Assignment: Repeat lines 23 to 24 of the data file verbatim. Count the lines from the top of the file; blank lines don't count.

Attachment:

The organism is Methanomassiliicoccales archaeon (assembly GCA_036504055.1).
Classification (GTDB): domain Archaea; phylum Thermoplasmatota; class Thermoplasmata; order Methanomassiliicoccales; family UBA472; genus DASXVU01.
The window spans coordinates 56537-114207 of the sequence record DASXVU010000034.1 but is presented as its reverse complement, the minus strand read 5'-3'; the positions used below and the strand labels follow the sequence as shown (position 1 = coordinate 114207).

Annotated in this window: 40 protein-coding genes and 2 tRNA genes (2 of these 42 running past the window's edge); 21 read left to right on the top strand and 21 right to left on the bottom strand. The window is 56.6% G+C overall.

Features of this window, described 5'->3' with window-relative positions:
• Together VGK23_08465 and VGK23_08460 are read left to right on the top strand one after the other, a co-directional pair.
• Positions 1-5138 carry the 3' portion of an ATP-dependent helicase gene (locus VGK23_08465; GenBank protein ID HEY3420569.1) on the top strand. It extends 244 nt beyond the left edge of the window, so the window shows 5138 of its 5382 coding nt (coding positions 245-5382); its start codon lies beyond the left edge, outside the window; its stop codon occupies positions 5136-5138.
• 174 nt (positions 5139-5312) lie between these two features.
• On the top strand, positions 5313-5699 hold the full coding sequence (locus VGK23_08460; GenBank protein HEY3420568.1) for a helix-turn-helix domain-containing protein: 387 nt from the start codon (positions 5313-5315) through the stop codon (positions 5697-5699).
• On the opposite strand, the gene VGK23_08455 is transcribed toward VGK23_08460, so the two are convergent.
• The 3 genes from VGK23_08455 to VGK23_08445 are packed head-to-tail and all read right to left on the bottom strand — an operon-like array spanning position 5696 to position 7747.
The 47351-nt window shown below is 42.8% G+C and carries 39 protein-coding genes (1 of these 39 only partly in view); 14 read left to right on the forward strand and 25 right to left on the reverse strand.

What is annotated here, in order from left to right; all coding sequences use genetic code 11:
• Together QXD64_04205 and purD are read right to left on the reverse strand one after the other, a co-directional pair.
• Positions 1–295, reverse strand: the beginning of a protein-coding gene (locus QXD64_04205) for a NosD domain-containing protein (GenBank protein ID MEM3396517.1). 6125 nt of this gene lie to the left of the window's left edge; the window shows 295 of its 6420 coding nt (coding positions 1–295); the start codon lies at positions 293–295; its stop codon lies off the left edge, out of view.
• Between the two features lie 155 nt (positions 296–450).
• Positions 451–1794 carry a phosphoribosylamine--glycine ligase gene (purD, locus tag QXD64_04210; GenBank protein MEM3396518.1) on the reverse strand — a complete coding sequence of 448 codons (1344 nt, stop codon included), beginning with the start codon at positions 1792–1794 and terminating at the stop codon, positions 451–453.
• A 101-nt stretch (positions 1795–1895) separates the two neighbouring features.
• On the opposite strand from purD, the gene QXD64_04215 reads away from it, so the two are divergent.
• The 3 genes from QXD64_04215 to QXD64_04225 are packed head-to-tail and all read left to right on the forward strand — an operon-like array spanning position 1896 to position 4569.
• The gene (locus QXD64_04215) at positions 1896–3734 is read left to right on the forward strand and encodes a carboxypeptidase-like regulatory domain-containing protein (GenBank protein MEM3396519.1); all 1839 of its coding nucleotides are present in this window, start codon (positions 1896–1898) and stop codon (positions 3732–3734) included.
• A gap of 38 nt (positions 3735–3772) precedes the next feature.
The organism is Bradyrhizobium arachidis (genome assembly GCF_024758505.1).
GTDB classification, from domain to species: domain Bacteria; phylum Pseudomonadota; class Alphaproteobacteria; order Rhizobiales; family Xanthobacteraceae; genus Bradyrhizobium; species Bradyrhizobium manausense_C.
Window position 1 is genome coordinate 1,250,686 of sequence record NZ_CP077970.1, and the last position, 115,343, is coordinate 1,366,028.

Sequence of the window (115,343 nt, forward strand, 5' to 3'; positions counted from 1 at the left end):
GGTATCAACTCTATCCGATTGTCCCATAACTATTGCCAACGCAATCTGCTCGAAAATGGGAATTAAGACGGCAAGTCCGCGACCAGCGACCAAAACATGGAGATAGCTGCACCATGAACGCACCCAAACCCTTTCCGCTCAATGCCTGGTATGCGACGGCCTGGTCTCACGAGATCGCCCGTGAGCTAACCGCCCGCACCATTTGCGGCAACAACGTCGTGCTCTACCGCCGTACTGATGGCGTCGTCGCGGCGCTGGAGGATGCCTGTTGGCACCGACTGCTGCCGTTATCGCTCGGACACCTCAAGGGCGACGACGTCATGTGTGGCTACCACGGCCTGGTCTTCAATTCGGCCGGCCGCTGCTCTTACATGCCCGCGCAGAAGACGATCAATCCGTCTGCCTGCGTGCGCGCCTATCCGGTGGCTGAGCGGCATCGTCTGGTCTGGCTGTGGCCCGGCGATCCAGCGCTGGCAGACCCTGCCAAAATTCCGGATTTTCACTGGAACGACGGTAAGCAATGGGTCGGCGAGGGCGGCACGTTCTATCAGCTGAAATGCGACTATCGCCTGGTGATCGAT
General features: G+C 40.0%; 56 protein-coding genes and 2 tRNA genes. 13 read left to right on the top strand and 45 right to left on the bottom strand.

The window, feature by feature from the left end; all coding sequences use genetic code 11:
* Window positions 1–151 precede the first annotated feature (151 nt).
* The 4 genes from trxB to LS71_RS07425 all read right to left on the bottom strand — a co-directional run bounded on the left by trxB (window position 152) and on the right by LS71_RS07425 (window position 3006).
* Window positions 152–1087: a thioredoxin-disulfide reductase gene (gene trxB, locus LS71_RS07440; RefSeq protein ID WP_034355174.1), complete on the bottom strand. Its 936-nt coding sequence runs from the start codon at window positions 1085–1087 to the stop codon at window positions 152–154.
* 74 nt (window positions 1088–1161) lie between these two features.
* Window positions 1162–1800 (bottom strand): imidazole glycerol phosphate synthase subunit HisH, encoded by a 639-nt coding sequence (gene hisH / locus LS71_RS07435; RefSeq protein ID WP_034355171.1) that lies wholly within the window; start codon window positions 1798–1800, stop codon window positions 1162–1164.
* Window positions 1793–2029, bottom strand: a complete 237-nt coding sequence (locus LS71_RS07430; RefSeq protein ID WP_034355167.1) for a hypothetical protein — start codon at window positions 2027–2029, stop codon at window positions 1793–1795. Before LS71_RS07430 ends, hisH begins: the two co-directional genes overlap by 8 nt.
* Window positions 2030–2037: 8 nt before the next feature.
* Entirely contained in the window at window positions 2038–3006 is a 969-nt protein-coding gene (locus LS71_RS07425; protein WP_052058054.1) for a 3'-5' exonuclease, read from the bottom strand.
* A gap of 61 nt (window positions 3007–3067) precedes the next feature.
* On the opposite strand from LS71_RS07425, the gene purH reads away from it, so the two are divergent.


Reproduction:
The organism is Bradyrhizobium arachidis (genome assembly GCF_024758505.1).
GTDB classification, from domain to species: domain Bacteria; phylum Pseudomonadota; class Alphaproteobacteria; order Rhizobiales; family Xanthobacteraceae; genus Bradyrhizobium; species Bradyrhizobium manausense_C.